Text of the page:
Earlier, in November, 1949, plaintiffs had opened a branch yard in Oakland at 6325 San Leandro Boulevard under the name "Haiden Auto Wrecking." Claude Cardwell, the manager of this branch (who previously had been in the employ of defendants when they operated their new Oakland business under the name "Karren Auto Wrecking") testified that after the opening of the yard on San Leandro they received frequent calls for George Haiden, and customers asked whether their San Pablo store would have a part which they did not have in stock or told them that they had been on San Pablo instead of San Leandro. There was received in evidence a letter of the Department of Motor Vehicles to a third party of March 24, 1950, in which it was stated that according to the records of the department Haiden Auto Wreckers no longer operated at 655 Potrero Avenue, San Francisco, but were then located at 6235 (sic) San Pablo Avenue, Oakland.
The evidence further showed that defendants had done no business and had not advertised in San Francisco and that they thought that they were free in the use of the name Haiden outside of San Francisco, that plaintiffs had objected to the use made in Oakland of the name Haiden and that defendants had not objected to the use by plaintiffs of the firm name "Haiden Auto Wrecking" in Oakland. The San Francisco business after the purchase by plaintiffs showed a continuous growth so that the gross volume at the time of the trial was about $250,000 a year. The new business of plaintiffs in Oakland moreover had then a gross annual volume of about $65,000.
The complaint alleged in substance that the stated acts of defendants, particularly the use of the words "The Original Haiden" were intentionally fraudulent, for the purpose of causing confusion between defendant's new business and the business now operated by plaintiffs under the name "Haiden Auto Wrecking" and of appropriating the goodwill of the latter business and also that because of said fraud confusion [120 Cal. App. 2d 81] and damage were caused. The prayer was in effect for an injunction restraining defendants from using for business purposes the name "George T. Haiden," or "Haiden" or the "Original Haiden" or "Haiden Auto Wrecking" or any colorable imitation thereof without a qualifying statement differentiating the business so indicated from plaintiffs' business under the name "Haiden Auto Wrecking," for an accounting of all the profits of defendants' Oakland business, for damages caused plaintiffs by the use of the name Haiden by defendants and for $10,000 for damages to the goodwill and trade name of plaintiffs' business.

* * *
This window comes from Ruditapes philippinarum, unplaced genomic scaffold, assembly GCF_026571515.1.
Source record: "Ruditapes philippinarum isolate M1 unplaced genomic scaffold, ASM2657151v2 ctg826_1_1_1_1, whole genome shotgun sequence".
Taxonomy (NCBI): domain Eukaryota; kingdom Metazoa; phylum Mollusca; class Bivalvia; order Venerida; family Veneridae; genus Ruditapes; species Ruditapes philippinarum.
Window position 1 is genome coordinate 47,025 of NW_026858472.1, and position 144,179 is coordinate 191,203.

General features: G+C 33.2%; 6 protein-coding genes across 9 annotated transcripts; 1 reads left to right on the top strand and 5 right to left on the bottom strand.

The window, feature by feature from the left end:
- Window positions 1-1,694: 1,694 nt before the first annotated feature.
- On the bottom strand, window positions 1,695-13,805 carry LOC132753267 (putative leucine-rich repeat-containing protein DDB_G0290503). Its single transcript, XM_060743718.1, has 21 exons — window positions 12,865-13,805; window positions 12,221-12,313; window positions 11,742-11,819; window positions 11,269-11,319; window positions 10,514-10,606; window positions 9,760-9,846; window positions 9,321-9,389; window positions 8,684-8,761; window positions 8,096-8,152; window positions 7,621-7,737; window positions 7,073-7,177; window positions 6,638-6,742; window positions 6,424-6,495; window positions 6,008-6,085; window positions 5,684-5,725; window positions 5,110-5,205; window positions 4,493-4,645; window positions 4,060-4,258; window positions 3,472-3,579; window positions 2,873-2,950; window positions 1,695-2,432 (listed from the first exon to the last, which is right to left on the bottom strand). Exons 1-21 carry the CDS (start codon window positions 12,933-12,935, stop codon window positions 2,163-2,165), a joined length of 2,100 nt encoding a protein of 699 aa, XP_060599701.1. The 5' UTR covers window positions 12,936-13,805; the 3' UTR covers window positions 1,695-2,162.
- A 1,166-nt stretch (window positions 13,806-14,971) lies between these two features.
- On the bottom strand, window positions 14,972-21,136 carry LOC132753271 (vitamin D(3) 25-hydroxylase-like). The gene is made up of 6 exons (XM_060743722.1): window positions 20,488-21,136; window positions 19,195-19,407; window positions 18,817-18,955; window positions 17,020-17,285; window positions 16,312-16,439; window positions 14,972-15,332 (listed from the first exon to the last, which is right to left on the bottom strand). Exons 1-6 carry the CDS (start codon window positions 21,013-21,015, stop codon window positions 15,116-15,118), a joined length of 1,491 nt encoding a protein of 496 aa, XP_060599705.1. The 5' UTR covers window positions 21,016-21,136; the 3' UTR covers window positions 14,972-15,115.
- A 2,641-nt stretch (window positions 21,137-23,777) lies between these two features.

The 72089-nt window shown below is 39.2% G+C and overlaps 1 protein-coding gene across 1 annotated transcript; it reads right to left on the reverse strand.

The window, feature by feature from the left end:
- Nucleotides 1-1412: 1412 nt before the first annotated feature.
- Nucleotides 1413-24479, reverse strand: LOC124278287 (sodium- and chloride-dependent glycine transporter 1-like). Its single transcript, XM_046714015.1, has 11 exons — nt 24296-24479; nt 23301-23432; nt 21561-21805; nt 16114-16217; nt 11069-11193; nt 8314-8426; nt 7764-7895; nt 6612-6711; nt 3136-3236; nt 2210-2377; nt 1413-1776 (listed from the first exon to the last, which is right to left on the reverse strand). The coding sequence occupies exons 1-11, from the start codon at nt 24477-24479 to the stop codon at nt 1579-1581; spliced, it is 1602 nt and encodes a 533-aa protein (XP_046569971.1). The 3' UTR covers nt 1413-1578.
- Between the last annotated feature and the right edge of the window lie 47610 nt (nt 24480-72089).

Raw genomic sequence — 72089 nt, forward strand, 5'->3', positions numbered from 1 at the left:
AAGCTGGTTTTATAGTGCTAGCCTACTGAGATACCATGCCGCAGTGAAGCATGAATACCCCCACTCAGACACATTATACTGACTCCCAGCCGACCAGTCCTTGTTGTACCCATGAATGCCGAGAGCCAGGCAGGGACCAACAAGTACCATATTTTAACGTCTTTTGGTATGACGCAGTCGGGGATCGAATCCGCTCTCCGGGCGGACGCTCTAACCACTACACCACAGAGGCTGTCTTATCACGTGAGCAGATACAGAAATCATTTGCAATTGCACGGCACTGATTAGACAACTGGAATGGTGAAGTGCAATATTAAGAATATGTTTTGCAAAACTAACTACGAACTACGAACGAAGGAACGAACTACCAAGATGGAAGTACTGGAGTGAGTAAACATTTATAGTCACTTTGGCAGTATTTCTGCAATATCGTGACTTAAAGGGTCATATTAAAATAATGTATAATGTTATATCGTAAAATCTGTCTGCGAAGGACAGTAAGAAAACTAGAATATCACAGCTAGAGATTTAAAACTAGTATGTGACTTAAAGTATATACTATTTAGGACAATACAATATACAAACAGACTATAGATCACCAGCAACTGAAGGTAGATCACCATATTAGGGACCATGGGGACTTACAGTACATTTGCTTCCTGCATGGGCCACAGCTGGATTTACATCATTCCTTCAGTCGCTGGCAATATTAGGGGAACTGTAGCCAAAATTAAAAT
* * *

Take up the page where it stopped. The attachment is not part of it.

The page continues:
Appellants contend that findings to the following effect are not supported by the evidence: a. That the business sold had no valuable goodwill and that neither the names "Haiden Auto Wrecking" nor "Haiden" had a valuable reputation; b. that defendants did not operate their business ("H. and M. Auto Wrecking") in competition with plaintiffs' and did not announce to the public that defendant George P. Haiden was part of their firm; c. that the acts of defendants were not intentionally fraudulent, nor for the purpose of deceiving plaintiffs' customers into the belief that defendants' San Pablo business was the same as the business of plaintiffs or of filching the goodwill of said business; d. that defendants did not represent that George P. Haiden was connected with plaintiffs' business and did not use any artifices to mislead the public as to the identity of plaintiffs' and defendants' establishments; e. that no confusion was caused between the establishments of the parties and no business was done with defendants under the belief the transactions were with plaintiffs, and that such would not happen in the future either; f. that no damage was done to plaintiffs and that none will result in the future.
 It is clear at first sight that the findings succinctly stated by us under a. and b. are contrary to the evidence stated before. There can be no doubt that the parties are competing for the Oakland business and that in their competition they consider the name Haiden and firm names containing that name as valuable--according to the evidence rightly so. It is also undisputable that defendants not only announced that defendant Haiden was part of their firm but that they actively tried to cash in on defendant Haiden's personal reputation.